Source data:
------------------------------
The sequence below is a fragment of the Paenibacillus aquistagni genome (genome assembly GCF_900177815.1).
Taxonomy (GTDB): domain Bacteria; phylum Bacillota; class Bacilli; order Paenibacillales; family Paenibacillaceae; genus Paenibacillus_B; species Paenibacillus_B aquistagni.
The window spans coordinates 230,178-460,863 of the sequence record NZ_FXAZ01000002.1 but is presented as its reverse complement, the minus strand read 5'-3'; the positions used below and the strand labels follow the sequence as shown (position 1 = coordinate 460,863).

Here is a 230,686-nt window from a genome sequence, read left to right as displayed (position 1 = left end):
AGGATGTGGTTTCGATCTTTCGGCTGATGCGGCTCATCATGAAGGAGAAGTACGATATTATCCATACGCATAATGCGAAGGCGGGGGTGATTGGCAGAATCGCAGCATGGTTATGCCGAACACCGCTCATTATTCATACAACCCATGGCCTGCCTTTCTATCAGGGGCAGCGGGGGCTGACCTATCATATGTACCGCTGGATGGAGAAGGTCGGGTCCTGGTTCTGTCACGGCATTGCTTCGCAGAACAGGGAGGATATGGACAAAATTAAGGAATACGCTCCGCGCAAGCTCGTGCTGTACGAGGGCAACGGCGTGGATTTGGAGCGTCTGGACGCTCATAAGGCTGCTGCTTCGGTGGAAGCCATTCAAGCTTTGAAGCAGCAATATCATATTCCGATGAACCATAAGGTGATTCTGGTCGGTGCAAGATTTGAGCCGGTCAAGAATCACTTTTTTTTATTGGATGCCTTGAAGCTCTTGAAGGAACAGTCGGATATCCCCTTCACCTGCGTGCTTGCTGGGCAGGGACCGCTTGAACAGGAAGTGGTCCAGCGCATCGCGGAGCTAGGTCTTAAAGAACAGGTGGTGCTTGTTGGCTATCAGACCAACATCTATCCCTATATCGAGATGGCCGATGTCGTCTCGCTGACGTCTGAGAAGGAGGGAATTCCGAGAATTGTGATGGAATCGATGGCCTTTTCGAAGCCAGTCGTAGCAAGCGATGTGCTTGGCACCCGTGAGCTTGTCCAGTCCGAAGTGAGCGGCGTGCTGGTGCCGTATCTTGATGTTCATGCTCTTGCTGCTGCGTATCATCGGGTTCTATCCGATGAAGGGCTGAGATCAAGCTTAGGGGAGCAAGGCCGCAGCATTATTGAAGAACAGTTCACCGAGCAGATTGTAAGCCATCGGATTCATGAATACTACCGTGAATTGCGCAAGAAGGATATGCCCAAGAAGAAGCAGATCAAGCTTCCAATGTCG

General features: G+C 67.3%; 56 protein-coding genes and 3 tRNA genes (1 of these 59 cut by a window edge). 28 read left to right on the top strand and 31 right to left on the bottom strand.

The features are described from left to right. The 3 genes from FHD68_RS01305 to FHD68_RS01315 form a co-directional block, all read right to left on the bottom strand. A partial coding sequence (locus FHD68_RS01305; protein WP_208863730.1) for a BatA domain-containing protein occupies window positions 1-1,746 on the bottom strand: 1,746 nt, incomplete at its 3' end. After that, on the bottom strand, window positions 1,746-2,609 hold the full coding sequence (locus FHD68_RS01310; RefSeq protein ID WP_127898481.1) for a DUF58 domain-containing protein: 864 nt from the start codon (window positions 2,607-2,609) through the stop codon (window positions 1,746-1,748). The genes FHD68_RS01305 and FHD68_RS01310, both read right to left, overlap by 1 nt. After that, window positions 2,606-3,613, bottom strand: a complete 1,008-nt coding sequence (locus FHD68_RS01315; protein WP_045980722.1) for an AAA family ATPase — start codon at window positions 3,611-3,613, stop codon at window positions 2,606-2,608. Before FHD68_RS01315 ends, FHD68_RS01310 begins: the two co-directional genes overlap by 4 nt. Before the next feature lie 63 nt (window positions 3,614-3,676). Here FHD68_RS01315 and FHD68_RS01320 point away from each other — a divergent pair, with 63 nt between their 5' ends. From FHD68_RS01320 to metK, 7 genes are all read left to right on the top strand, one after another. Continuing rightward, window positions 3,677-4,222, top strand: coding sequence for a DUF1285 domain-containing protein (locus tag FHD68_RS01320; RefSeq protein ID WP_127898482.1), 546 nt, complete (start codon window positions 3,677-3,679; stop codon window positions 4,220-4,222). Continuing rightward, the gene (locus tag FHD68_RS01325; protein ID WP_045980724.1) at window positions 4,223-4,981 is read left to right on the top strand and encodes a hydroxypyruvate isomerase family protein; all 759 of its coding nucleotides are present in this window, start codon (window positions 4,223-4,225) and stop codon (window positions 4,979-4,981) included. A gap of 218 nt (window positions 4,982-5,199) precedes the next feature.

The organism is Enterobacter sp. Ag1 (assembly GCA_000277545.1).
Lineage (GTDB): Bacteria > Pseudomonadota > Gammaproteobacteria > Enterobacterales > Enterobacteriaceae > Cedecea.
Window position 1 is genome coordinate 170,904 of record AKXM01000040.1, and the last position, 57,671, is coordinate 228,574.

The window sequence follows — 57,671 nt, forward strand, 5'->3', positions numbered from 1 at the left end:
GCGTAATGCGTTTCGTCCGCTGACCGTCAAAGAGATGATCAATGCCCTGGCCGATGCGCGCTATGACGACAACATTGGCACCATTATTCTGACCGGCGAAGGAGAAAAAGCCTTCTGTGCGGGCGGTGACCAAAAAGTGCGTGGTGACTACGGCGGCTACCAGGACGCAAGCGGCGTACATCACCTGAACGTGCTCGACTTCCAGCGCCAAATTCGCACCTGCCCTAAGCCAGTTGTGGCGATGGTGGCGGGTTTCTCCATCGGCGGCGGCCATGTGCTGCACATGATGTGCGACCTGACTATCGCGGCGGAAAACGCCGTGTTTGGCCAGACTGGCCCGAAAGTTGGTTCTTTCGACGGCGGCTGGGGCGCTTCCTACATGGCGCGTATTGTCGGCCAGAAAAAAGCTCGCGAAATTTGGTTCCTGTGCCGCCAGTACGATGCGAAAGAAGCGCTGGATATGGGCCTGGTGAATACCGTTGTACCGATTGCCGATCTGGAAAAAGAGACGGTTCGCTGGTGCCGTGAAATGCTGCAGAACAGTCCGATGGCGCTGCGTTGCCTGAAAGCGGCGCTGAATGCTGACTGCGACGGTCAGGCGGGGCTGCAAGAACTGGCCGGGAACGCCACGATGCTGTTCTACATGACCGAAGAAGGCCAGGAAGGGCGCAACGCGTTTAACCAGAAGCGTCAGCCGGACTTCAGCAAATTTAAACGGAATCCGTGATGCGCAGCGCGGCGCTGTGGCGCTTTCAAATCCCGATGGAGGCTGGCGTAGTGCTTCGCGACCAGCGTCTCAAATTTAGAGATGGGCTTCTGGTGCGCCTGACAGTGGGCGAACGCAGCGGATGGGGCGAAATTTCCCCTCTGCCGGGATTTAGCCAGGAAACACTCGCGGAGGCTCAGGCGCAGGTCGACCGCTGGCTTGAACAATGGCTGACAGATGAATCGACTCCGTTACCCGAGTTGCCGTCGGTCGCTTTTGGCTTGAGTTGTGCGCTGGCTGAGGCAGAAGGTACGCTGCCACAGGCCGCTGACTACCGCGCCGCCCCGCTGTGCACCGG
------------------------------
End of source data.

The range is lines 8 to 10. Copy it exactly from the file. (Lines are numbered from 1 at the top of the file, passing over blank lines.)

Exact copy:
The organism is Enterobacter sp. Ag1 (assembly GCA_000277545.1).
Lineage (GTDB): Bacteria > Pseudomonadota > Gammaproteobacteria > Enterobacterales > Enterobacteriaceae > Cedecea.
Window position 1 is genome coordinate 170,904 of record AKXM01000040.1, and the last position, 57,671, is coordinate 228,574.